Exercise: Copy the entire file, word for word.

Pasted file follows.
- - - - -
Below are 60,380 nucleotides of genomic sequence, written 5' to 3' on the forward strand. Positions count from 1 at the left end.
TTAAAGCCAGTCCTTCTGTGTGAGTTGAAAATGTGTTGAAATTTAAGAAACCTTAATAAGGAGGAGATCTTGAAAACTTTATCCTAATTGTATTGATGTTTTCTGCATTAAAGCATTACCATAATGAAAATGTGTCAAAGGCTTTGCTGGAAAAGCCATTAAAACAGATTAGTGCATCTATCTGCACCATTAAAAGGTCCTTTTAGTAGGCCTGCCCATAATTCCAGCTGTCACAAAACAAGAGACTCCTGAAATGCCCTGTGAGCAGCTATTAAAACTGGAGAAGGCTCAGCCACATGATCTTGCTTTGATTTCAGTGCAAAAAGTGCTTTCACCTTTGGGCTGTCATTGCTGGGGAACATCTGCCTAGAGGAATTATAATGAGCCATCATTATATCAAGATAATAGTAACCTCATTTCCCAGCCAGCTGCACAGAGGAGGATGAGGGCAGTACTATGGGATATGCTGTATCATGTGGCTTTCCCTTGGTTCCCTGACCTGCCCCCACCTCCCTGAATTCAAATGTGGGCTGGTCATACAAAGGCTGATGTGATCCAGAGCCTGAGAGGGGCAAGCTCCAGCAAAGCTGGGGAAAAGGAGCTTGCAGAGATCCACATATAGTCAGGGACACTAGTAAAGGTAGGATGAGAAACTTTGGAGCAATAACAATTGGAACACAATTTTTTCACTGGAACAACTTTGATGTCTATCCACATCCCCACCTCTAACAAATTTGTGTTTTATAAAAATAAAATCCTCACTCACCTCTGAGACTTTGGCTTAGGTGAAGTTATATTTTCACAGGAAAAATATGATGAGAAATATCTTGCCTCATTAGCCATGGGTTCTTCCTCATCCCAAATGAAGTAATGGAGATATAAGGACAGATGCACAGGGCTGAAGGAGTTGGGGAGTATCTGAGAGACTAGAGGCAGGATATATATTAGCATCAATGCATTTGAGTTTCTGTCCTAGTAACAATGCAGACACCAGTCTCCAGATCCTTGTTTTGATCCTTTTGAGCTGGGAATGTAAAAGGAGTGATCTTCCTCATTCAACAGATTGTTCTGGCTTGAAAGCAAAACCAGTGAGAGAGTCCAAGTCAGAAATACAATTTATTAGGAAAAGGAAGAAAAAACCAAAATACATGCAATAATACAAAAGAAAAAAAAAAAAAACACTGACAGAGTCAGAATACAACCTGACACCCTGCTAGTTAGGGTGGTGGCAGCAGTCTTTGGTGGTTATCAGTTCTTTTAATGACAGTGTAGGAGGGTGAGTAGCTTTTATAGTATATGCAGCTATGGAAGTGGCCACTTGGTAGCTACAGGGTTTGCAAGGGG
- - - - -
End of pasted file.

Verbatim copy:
Below are 60,380 nucleotides of genomic sequence, written 5' to 3' on the forward strand. Positions count from 1 at the left end.
TTAAAGCCAGTCCTTCTGTGTGAGTTGAAAATGTGTTGAAATTTAAGAAACCTTAATAAGGAGGAGATCTTGAAAACTTTATCCTAATTGTATTGATGTTTTCTGCATTAAAGCATTACCATAATGAAAATGTGTCAAAGGCTTTGCTGGAAAAGCCATTAAAACAGATTAGTGCATCTATCTGCACCATTAAAAGGTCCTTTTAGTAGGCCTGCCCATAATTCCAGCTGTCACAAAACAAGAGACTCCTGAAATGCCCTGTGAGCAGCTATTAAAACTGGAGAAGGCTCAGCCACATGATCTTGCTTTGATTTCAGTGCAAAAAGTGCTTTCACCTTTGGGCTGTCATTGCTGGGGAACATCTGCCTAGAGGAATTATAATGAGCCATCATTATATCAAGATAATAGTAACCTCATTTCCCAGCCAGCTGCACAGAGGAGGATGAGGGCAGTACTATGGGATATGCTGTATCATGTGGCTTTCCCTTGGTTCCCTGACCTGCCCCCACCTCCCTGAATTCAAATGTGGGCTGGTCATACAAAGGCTGATGTGATCCAGAGCCTGAGAGGGGCAAGCTCCAGCAAAGCTGGGGAAAAGGAGCTTGCAGAGATCCACATATAGTCAGGGACACTAGTAAAGGTAGGATGAGAAACTTTGGAGCAATAACAATTGGAACACAATTTTTTCACTGGAACAACTTTGATGTCTATCCACATCCCCACCTCTAACAAATTTGTGTTTTATAAAAATAAAATCCTCACTCACCTCTGAGACTTTGGCTTAGGTGAAGTTATATTTTCACAGGAAAAATATGATGAGAAATATCTTGCCTCATTAGCCATGGGTTCTTCCTCATCCCAAATGAAGTAATGGAGATATAAGGACAGATGCACAGGGCTGAAGGAGTTGGGGAGTATCTGAGAGACTAGAGGCAGGATATATATTAGCATCAATGCATTTGAGTTTCTGTCCTAGTAACAATGCAGACACCAGTCTCCAGATCCTTGTTTTGATCCTTTTGAGCTGGGAATGTAAAAGGAGTGATCTTCCTCATTCAACAGATTGTTCTGGCTTGAAAGCAAAACCAGTGAGAGAGTCCAAGTCAGAAATACAATTTATTAGGAAAAGGAAGAAAAAACCAAAATACATGCAATAATACAAAAGAAAAAAAAAAAAAACACTGACAGAGTCAGAATACAACCTGACACCCTGCTAGTTAGGGTGGTGGCAGCAGTCTTTGGTGGTTATCAGTTCTTTTAATGACAGTGTAGGAGGGTGAGTAGCTTTTATAGTATATGCAGCTATGGAAGTGGCCACTTGGTAGCTACAGGGTTTGCAAGGGG